Minute Maid roof secure if storm hits
Astros take precautions as Tropical Storm Edouard nears
CHICAGO -- Tropical Storm Edouard may be headed for Houston, and the Astros had some work to do at Minute Maid Park on Monday afternoon to protect the building -- more specifically, the roof -- against a weather-related disaster.
Club owner Drayton McLane, who is with the team in Chicago, received word from president of business operations Pam Gardner a few hours before the Astros-Cubs opener at Wrigley Field that the elaborate task of tying the roof down and sandbagging the building was complete.
"They're taking all the precautions they can, to get ready for it," McLane said.
Edouard, according to reports, may strengthen to a Category 1 hurricane, with winds of 74 to 95 mph, before hitting landfall near or on Galveston island sometime Tuesday.
As of mid-afternoon Monday, the winds rose to 45 mph. The storm's center was located about 135 miles south-southeast of Lafayette, La., and more than 200 miles east-southeast of Galveston.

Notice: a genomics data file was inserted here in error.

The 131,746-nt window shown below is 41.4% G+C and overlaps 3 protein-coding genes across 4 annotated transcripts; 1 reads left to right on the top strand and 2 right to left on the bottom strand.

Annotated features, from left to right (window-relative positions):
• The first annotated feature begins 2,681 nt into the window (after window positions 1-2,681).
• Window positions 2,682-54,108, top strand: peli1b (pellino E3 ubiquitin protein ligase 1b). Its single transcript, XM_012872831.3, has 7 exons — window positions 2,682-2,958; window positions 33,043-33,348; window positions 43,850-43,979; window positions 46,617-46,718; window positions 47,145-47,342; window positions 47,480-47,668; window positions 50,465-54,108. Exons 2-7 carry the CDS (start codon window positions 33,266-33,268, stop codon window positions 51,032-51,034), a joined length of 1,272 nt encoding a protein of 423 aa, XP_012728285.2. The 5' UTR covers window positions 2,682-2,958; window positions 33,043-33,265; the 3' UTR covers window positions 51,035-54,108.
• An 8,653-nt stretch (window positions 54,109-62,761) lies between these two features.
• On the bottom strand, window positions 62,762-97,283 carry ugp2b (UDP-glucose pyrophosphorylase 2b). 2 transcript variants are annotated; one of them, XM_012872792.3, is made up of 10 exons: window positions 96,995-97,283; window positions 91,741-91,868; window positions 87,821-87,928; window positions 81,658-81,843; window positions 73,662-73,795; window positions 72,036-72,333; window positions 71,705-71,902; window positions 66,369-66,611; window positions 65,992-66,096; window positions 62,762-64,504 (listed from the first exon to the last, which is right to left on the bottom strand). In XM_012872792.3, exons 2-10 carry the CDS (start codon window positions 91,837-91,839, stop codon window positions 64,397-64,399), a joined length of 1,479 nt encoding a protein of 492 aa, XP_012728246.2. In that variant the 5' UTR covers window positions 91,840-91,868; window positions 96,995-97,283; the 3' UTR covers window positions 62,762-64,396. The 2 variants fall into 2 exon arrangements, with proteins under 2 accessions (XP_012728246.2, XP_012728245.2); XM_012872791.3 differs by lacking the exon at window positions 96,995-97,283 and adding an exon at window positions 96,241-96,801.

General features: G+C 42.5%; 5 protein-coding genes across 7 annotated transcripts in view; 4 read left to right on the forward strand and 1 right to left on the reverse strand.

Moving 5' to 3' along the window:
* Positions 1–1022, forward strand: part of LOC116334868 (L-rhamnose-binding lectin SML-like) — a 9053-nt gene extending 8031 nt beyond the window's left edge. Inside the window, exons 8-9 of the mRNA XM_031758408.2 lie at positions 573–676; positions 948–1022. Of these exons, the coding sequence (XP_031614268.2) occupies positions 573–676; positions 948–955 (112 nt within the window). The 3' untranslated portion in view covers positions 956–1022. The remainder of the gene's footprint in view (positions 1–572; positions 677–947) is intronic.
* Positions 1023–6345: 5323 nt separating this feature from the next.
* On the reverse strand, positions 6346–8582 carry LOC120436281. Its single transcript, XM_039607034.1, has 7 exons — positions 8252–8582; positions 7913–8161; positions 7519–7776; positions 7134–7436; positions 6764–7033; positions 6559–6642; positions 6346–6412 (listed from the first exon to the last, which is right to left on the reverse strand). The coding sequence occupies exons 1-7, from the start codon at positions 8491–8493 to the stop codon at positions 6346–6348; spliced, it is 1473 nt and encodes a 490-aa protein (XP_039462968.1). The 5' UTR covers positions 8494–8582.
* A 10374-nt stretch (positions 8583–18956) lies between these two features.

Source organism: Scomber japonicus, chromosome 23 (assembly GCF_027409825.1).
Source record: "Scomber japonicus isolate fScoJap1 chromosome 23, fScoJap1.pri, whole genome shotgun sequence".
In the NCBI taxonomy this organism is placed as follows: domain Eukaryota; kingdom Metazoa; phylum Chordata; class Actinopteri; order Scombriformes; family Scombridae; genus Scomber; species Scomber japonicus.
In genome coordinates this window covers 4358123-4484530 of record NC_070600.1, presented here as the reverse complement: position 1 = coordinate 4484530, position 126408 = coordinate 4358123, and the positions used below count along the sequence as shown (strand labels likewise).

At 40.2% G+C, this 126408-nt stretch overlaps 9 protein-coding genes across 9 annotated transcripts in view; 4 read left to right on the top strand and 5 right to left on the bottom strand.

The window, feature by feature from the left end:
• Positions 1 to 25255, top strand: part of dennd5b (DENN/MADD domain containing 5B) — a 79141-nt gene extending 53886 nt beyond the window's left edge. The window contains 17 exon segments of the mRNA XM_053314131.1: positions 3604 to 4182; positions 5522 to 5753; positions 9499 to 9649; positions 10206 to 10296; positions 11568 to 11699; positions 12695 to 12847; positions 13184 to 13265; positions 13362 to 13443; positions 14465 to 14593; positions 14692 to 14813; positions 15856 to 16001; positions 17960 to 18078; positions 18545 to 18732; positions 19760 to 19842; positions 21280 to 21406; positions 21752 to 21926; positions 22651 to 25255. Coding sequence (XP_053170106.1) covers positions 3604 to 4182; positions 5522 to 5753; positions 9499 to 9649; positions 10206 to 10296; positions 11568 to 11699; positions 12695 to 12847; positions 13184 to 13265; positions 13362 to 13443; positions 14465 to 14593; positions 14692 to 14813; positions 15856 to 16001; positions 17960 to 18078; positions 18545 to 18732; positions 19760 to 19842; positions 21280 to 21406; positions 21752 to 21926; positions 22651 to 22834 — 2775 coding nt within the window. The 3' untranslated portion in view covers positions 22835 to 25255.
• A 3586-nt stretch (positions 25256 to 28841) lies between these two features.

The Astros have been through this before. In 2005, they secured the roof and ballpark before the arrival of Hurricane Rita, which was deemed a Category 5 as it headed in Houston's direction.
Hurricane Rita destroyed much of the coasts along southeast Texas and Louisiana, but Houston, and Minute Maid Park, were spared. Still, the threat of extensive damage had the front office staff preparing for the worst. In '05, Gardner and several stadium officials spent the night at Minute Maid Park, and this year, McLane expects Bobby Forrest, vice president of facilities operations, to do the same.
"He and his crew will stay there all night," McLane said.
Still, it would be a stretch to say the Astros are panicking. Edouard's moving at a considerably slower pace than Rita, which caused $11.3 billion in damage and killed several people.
"The last time, it was predicted to be more than 100 miles an hour," McLane said. "They don't think it will get 60-80 miles an hour this time. Everybody's concern in Houston, the biggest problem, could be flooding."
Alyson Footer is a reporter for MLB.com. This story was not subject to the approval of Major League Baseball or its clubs.